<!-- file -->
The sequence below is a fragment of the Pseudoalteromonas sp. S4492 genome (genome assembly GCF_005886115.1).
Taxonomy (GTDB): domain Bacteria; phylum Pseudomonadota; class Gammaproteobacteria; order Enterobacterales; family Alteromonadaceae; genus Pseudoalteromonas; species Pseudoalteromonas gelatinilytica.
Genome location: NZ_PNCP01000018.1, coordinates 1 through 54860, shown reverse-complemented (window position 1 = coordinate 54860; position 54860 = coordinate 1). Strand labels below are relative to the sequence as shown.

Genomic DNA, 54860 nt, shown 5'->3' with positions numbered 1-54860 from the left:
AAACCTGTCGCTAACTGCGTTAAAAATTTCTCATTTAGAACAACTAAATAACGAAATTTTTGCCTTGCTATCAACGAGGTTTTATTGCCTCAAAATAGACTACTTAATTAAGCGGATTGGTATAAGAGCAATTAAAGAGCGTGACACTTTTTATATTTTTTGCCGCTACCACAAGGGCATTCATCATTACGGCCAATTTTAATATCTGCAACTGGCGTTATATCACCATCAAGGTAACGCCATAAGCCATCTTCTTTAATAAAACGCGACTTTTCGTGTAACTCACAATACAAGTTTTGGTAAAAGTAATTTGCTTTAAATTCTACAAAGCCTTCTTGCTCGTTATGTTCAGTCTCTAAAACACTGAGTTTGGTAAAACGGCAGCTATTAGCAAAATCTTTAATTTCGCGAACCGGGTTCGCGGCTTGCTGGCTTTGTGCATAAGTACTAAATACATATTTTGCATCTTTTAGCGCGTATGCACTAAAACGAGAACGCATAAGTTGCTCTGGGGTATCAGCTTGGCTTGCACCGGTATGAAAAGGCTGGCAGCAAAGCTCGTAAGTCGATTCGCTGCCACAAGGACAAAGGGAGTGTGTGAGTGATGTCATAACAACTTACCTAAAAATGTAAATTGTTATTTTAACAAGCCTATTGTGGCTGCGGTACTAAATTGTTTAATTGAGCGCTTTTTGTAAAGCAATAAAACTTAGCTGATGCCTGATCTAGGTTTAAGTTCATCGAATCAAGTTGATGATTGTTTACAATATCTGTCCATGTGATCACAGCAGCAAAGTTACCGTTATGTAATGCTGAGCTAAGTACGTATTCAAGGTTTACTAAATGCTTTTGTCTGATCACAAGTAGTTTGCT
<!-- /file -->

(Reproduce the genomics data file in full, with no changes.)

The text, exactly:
The sequence below is a fragment of the Pseudoalteromonas sp. S4492 genome (genome assembly GCF_005886115.1).
Taxonomy (GTDB): domain Bacteria; phylum Pseudomonadota; class Gammaproteobacteria; order Enterobacterales; family Alteromonadaceae; genus Pseudoalteromonas; species Pseudoalteromonas gelatinilytica.
Genome location: NZ_PNCP01000018.1, coordinates 1 through 54860, shown reverse-complemented (window position 1 = coordinate 54860; position 54860 = coordinate 1). Strand labels below are relative to the sequence as shown.

Genomic DNA, 54860 nt, shown 5'->3' with positions numbered 1-54860 from the left:
AAACCTGTCGCTAACTGCGTTAAAAATTTCTCATTTAGAACAACTAAATAACGAAATTTTTGCCTTGCTATCAACGAGGTTTTATTGCCTCAAAATAGACTACTTAATTAAGCGGATTGGTATAAGAGCAATTAAAGAGCGTGACACTTTTTATATTTTTTGCCGCTACCACAAGGGCATTCATCATTACGGCCAATTTTAATATCTGCAACTGGCGTTATATCACCATCAAGGTAACGCCATAAGCCATCTTCTTTAATAAAACGCGACTTTTCGTGTAACTCACAATACAAGTTTTGGTAAAAGTAATTTGCTTTAAATTCTACAAAGCCTTCTTGCTCGTTATGTTCAGTCTCTAAAACACTGAGTTTGGTAAAACGGCAGCTATTAGCAAAATCTTTAATTTCGCGAACCGGGTTCGCGGCTTGCTGGCTTTGTGCATAAGTACTAAATACATATTTTGCATCTTTTAGCGCGTATGCACTAAAACGAGAACGCATAAGTTGCTCTGGGGTATCAGCTTGGCTTGCACCGGTATGAAAAGGCTGGCAGCAAAGCTCGTAAGTCGATTCGCTGCCACAAGGACAAAGGGAGTGTGTGAGTGATGTCATAACAACTTACCTAAAAATGTAAATTGTTATTTTAACAAGCCTATTGTGGCTGCGGTACTAAATTGTTTAATTGAGCGCTTTTTGTAAAGCAATAAAACTTAGCTGATGCCTGATCTAGGTTTAAGTTCATCGAATCAAGTTGATGATTGTTTACAATATCTGTCCATGTGATCACAGCAGCAAAGTTACCGTTATGTAATGCTGAGCTAAGTACGTATTCAAGGTTTACTAAATGCTTTTGTCTGATCACAAGTAGTTTGCT